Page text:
William F. Meggers
William F. Meggers was born July 13, 1888 on a farm in Wisconsin. He attended Ripon College, receiving a bachelor's degree in 1910. He spent the following year as a graduate assistant. Megger’s moved on to the University of Wisconsin but needing a better paying job became a physics instructor at the then recently founded Carnegie Institute of Technology in Pittsburgh, Pa.
After reading Niels Bohr’s paper "On the Constitution of Atoms and Molecules," during his second year at Carnegie, Meggers decided to become a spectroscopist. Shortly thereafter in 1914 Meggers received an appointment as laboratory assistant to Kelvin Burns, who was at the time the sole spectroscopist at the National Bureau of Standards (NBS), Washington, D. C. Meggers would stay at NBS for more than half a century advancing the disciplines of spectroscopy, photography, and atomic physics. He officially retired in 1958 as chief of the Spectroscopy Section but continued working until shortly before his death.
During World War I, Meggers continued his spectroscopic work at NBS and earned a Ph.D. from Johns Hopkins University in 1917. Some of his important projects covered the measuring of standard wavelengths with interferometers, photographing spectra beyond visible red, demonstration of the use of red-sensitized emulsions for photography from airplanes, other pioneer spectrochemical analyses, measuring many indexes of refraction of the atmosphere.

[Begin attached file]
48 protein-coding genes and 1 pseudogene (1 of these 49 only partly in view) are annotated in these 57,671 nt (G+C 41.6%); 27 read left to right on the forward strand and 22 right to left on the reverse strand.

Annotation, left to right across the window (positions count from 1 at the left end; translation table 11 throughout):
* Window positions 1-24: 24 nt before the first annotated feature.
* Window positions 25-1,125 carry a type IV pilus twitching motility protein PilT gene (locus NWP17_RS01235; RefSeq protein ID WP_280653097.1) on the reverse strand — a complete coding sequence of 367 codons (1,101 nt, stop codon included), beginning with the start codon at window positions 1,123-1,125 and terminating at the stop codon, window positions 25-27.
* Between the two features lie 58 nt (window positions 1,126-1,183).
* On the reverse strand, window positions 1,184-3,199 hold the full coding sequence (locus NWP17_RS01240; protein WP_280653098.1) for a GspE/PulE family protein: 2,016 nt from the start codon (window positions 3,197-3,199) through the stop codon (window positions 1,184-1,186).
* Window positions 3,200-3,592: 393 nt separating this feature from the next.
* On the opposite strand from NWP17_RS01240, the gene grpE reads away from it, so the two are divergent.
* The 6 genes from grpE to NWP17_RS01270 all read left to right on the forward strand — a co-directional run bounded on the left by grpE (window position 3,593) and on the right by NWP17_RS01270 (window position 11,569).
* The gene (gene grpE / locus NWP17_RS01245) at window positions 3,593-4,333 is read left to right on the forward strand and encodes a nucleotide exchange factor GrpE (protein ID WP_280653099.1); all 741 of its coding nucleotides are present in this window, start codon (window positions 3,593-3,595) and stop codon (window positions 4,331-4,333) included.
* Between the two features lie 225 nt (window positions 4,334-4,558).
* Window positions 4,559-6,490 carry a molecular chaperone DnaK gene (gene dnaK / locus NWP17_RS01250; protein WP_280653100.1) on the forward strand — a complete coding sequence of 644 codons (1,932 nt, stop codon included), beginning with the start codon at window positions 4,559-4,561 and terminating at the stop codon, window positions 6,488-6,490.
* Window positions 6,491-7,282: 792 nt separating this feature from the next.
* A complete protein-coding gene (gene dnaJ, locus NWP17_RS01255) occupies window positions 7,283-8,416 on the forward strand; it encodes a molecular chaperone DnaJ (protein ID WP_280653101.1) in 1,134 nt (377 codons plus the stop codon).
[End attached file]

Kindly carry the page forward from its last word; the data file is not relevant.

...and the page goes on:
As an active member of the International Astronomical Union's Commission on Standard wavelengths Meggers was the main contributor to secondary standards of wavelength from an iron arc measured relative to the primary standard (red radiation from cadmium). He provided an improved primary standard (Meggers Mercury 198 Lamp) and superior secondary standards emitted by an electrodeless lamp containing thorium iodide.
Meggers pioneered new techniques in spectrochemistry. A paper on "Practical Spectrographic Analysis" published in 1922 is generally credited with reviving interest in chemical spectroscopy. He spent much of his career improving not only standard wavelengths but also descriptions of atomic and ionic spectra. His work led to the calibration of intensity and spectral number as well as the energy levels responsible for each spectral line.
Meggers was honored for his many accomplishments over his lifetime. Among those honors: OSA’s Frederic Ives Medal; the U. S. Department of Commerce’s Exceptional Service Gold Medal, the Franklin Institute’s Eliot Cresson Medal, membership in the National Academy of Science. OSA created the William F. Meggers Award to recognize outstanding work in spectroscopy.
He died in 1966.